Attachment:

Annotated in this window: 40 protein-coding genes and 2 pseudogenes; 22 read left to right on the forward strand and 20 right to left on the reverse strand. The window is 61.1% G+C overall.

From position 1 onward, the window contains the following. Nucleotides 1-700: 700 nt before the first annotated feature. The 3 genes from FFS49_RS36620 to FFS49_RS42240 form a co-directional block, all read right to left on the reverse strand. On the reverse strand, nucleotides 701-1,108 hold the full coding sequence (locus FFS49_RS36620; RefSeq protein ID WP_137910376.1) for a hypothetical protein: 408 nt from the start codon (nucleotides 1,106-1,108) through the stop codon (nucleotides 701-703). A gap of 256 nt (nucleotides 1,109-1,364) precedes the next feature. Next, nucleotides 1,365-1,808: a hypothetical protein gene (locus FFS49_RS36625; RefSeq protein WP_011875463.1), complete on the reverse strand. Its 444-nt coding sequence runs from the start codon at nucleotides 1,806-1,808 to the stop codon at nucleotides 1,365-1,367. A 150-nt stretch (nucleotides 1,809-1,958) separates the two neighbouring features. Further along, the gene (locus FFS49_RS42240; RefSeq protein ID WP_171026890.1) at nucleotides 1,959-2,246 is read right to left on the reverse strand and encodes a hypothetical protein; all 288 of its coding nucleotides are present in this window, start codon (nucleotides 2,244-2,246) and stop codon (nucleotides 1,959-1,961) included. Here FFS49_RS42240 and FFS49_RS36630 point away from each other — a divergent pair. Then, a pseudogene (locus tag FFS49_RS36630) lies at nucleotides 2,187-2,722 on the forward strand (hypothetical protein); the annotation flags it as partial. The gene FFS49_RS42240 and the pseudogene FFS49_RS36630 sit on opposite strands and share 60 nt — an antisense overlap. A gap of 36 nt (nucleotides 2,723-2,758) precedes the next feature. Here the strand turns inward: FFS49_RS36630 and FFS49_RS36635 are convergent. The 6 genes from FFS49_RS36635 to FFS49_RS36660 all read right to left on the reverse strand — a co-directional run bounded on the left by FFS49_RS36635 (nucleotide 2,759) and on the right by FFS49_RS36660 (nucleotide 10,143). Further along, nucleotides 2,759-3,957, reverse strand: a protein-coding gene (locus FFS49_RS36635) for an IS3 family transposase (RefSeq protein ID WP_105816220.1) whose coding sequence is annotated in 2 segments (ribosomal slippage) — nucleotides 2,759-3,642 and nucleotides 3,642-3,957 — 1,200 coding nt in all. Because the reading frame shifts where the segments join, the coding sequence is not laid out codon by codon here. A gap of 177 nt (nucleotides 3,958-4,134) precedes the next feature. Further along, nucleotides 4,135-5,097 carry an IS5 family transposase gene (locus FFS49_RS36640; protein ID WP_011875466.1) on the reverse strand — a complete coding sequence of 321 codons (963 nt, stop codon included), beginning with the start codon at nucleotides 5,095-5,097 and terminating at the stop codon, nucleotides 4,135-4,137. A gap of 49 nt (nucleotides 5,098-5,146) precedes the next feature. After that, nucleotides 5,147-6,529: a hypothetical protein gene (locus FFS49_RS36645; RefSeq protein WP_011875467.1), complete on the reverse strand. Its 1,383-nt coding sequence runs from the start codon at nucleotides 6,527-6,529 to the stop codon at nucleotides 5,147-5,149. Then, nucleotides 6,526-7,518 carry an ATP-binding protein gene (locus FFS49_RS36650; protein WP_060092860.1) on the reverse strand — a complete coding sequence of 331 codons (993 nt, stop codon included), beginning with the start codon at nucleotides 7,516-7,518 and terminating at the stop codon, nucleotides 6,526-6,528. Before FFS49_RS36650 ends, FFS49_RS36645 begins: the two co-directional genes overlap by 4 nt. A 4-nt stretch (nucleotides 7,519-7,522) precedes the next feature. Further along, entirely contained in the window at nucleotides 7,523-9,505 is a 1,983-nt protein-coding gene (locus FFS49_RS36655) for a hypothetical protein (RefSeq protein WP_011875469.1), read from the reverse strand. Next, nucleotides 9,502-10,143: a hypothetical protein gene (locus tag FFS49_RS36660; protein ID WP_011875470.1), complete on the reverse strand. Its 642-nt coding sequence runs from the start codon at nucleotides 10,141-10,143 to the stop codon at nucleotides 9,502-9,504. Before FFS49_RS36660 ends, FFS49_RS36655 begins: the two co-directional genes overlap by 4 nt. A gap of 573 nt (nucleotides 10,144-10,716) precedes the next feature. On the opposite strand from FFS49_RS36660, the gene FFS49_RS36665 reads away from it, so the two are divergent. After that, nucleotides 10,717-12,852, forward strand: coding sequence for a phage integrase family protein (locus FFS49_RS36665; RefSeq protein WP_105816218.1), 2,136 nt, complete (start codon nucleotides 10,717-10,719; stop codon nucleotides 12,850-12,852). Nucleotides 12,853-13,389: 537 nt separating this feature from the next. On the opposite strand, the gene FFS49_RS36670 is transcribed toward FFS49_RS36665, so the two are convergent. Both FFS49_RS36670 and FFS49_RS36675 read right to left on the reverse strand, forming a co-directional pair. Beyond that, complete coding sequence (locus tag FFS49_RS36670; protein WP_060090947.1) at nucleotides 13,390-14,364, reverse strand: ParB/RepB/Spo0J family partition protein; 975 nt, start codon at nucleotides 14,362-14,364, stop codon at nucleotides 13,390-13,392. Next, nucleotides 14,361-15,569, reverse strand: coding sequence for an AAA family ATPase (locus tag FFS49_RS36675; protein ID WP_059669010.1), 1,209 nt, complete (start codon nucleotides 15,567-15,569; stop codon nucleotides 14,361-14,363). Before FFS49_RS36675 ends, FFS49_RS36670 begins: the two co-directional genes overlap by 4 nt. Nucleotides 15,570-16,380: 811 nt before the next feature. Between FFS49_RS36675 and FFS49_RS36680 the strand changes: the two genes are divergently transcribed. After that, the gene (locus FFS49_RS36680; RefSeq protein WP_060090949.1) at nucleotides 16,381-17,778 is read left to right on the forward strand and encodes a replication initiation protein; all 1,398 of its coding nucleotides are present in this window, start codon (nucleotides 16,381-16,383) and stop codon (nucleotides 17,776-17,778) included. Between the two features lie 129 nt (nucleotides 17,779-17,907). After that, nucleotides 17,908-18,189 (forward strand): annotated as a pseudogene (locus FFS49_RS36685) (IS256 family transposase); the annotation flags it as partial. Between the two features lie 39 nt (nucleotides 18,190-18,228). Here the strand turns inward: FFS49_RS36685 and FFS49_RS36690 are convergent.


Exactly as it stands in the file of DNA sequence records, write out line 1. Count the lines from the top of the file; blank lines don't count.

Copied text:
Annotated in this window: 40 protein-coding genes and 2 pseudogenes; 22 read left to right on the forward strand and 20 right to left on the reverse strand. The window is 61.1% G+C overall.